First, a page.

The number of British pubs continues to decline. Between January and June 2022, 485 pubs closed, according to a study by the Campaign for Real Ale (CAMRA) initiative. This almost doubled the speed at which pubs are closing compared to the second half of 2021.

The British Beer and Pub Association (BBPA) emphasizes that the pubs, which are also popular with tourists because of their rustic character, are being hit particularly hard by the rising cost of living. “You’re seeing rising inflation and skyrocketing energy bills and those costs really kill any profitability,” BBPA chief Emma McClarkin told the BBC.

support from the state

Above all, the industry is demanding further help from the government when government subsidies for energy prices expire in April 2023. “Without support, pubs will operate at a 20 per cent loss,” said CAMRA boss Nik Antona. “It’s not sustainable.” If the energy support is not extended, thousands of pubs, clubs, breweries and cider producers are threatened with the end – alternatively, prices would have to be increased significantly. Rumors are already circulating that a pint (0.568 litres) of beer will then have to go over the counter for £20 (22.70 euros) to cover the costs. Currently, just under 7 pounds are required in the expensive city center of London.

Numerous pubs, but also restaurants and cafés have already reduced their opening hours to save money. The statistics office ONS recently put their number at a good fifth of all facilities. The BBPA found that around 85 per cent of its members consider closing earlier in the winter or even not opening at all for one or two days a week. A lack of staff is also a problem for many pubs.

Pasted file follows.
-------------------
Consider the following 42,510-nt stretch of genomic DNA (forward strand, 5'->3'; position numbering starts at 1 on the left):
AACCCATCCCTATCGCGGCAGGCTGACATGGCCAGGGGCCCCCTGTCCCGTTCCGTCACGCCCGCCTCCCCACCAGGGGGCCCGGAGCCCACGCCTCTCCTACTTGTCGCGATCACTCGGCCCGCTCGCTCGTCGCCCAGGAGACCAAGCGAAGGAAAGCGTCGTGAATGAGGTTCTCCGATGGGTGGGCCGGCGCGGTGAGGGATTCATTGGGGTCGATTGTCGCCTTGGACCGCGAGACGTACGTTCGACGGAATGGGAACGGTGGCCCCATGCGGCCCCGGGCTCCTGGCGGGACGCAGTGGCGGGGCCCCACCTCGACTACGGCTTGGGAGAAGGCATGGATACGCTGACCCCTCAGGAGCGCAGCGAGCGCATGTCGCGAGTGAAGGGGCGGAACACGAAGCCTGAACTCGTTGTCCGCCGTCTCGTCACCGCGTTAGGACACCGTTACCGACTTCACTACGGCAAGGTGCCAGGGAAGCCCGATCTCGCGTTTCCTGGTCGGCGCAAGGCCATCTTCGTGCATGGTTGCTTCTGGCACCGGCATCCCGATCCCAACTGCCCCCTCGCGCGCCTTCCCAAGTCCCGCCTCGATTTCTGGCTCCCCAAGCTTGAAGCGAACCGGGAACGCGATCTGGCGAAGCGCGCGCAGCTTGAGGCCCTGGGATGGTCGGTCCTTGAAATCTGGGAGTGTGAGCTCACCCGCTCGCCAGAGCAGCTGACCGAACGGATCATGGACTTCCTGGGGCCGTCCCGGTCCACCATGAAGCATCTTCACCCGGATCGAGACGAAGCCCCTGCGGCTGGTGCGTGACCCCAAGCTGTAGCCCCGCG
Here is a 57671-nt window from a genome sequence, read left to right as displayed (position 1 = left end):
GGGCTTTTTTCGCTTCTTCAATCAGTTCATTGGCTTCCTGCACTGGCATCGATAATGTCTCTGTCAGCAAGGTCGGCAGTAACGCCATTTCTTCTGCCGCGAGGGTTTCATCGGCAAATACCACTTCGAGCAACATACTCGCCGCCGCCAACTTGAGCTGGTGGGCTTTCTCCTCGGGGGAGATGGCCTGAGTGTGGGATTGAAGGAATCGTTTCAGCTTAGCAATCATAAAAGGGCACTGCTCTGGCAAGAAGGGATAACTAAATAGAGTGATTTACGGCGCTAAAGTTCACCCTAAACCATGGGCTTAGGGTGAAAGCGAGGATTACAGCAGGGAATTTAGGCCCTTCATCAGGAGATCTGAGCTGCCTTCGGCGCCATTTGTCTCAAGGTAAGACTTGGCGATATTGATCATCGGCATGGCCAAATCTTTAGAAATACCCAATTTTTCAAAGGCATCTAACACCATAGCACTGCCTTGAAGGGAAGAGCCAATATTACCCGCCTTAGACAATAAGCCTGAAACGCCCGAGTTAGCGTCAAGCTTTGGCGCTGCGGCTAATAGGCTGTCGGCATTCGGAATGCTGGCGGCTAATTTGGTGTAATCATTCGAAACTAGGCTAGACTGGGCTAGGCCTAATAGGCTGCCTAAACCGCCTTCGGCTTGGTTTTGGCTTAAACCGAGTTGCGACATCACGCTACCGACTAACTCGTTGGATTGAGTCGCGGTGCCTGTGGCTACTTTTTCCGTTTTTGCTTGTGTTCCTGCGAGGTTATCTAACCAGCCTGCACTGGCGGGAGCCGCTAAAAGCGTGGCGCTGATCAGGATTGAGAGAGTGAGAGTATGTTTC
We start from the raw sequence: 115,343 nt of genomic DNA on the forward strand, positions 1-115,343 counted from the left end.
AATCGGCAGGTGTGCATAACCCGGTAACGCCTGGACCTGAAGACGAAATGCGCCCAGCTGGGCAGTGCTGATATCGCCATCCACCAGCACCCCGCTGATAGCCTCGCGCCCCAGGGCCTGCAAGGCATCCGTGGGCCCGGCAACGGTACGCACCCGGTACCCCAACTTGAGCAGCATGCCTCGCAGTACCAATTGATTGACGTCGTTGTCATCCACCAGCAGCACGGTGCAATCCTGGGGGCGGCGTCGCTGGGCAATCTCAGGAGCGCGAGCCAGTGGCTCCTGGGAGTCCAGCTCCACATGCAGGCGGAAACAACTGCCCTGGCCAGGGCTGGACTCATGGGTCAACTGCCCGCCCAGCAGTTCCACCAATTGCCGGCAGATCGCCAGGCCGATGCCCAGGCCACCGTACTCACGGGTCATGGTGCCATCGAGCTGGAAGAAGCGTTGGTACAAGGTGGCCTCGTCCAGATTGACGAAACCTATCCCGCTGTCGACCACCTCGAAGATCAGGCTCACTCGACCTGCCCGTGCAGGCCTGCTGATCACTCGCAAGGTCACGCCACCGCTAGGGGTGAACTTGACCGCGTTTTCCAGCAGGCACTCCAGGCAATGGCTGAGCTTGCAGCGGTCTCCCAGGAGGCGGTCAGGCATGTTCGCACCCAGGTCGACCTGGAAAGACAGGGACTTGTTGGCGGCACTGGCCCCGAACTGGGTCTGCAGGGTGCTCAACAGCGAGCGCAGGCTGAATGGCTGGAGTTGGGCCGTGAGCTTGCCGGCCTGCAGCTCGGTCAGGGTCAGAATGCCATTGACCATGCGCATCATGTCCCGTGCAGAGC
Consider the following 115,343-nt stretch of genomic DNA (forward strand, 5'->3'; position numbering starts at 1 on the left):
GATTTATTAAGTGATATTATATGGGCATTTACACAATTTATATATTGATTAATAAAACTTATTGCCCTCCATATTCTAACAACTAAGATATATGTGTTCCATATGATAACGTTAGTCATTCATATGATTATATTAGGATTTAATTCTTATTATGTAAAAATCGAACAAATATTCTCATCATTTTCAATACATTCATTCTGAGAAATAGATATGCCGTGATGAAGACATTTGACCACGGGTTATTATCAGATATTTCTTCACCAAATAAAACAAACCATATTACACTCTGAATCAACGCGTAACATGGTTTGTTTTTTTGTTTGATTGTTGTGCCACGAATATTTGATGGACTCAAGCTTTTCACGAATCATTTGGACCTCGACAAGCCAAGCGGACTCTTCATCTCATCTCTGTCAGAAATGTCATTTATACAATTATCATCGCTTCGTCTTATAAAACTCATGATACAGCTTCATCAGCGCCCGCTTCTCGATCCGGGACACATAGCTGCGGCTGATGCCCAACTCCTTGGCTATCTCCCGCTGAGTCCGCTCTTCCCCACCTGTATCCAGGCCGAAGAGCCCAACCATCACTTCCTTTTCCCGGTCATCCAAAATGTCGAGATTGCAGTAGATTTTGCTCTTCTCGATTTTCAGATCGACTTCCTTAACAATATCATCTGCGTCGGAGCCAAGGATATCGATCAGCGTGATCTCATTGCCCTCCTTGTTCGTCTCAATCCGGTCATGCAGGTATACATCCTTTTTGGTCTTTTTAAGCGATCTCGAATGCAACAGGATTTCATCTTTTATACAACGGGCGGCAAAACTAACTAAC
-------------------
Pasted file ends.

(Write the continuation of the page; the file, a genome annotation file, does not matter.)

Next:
Corona has amplified the trend, but pub deaths started long before the pandemic. The reasons are varied: the smoking ban, cheaper alcohol in the supermarket or changed drinking habits. In addition, landlords complain about the beer taxes, which are among the highest in the world. Recently, the bars were also hit by strikes on the British railways – there were fewer commuters, nobody strolled through the city centres.

In the first half of the year, the number of pubs in England and Wales fell below 40,000 for the first time, according to an analysis by property consultants Altus Group. That was 7,000 fewer than a decade ago and fewer than ever. As the BBPA and other industry associations warned weeks ago, around a third of the companies are threatened with closure. This is also due to the fact that fewer customers come because of the rising cost of living. There is no more money for the pint at the end of the day.

The decision to extend the energy aid will not be made until 2023. The government emphasizes that it has already taken other measures to help the pubs. Trade tax was lowered and the freeze on alcohol tax was extended.

The forthcoming coronation of King Charles III also gives the pubs some hope. on May 6th – in exchange for this, people in the UK get another non-working holiday on May 8th. The industry association UK Hospitality, which mainly consists of hotels and restaurants, has called on the government to extend serving hours throughout the long weekend. “Any additional trading hours for businesses can make a crucial difference as the industry seeks to revitalize itself and drive a broader economic recovery and employment,” said Kate Nicholls, head of the association.